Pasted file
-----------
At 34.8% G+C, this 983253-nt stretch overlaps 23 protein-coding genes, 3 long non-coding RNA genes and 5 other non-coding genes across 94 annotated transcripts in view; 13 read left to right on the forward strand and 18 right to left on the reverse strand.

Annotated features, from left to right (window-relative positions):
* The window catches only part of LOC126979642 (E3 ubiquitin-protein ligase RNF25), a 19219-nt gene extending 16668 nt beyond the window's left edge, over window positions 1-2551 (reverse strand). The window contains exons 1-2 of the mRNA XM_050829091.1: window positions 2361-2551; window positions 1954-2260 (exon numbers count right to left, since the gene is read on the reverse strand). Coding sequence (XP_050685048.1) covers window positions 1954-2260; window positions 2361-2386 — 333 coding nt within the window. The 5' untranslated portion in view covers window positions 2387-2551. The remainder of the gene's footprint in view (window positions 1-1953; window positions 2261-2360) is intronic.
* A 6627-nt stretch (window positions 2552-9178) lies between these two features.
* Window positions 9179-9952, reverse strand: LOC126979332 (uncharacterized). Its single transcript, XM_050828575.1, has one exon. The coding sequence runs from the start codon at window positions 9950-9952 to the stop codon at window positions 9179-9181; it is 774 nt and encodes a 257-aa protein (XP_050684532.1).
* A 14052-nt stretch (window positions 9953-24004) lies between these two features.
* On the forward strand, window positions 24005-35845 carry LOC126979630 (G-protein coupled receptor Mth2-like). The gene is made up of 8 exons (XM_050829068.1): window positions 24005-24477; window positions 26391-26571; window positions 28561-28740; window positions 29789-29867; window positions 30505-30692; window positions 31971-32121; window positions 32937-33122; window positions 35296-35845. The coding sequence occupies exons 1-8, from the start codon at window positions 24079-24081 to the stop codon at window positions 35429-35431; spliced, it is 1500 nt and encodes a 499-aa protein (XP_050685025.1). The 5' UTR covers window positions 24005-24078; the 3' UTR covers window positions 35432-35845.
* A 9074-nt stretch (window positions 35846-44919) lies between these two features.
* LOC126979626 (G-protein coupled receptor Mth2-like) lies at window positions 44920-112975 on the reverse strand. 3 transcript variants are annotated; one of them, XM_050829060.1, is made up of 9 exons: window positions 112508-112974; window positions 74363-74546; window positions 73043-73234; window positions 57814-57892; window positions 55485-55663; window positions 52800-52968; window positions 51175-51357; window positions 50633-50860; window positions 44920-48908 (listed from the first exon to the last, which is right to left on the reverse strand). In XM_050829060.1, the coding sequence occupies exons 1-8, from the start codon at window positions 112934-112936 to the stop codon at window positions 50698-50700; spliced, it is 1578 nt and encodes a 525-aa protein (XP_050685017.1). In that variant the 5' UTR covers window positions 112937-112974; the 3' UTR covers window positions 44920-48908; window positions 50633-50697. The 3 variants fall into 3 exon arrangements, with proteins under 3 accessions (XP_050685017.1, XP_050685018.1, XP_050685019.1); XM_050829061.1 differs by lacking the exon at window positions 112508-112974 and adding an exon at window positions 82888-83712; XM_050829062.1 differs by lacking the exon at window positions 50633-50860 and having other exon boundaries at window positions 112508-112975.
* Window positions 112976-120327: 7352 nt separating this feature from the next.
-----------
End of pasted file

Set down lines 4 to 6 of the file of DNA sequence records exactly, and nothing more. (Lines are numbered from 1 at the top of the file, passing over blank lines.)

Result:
* A 6627-nt stretch (window positions 2552-9178) lies between these two features.
* Window positions 9179-9952, reverse strand: LOC126979332 (uncharacterized). Its single transcript, XM_050828575.1, has one exon. The coding sequence runs from the start codon at window positions 9950-9952 to the stop codon at window positions 9179-9181; it is 774 nt and encodes a 257-aa protein (XP_050684532.1).
* A 14052-nt stretch (window positions 9953-24004) lies between these two features.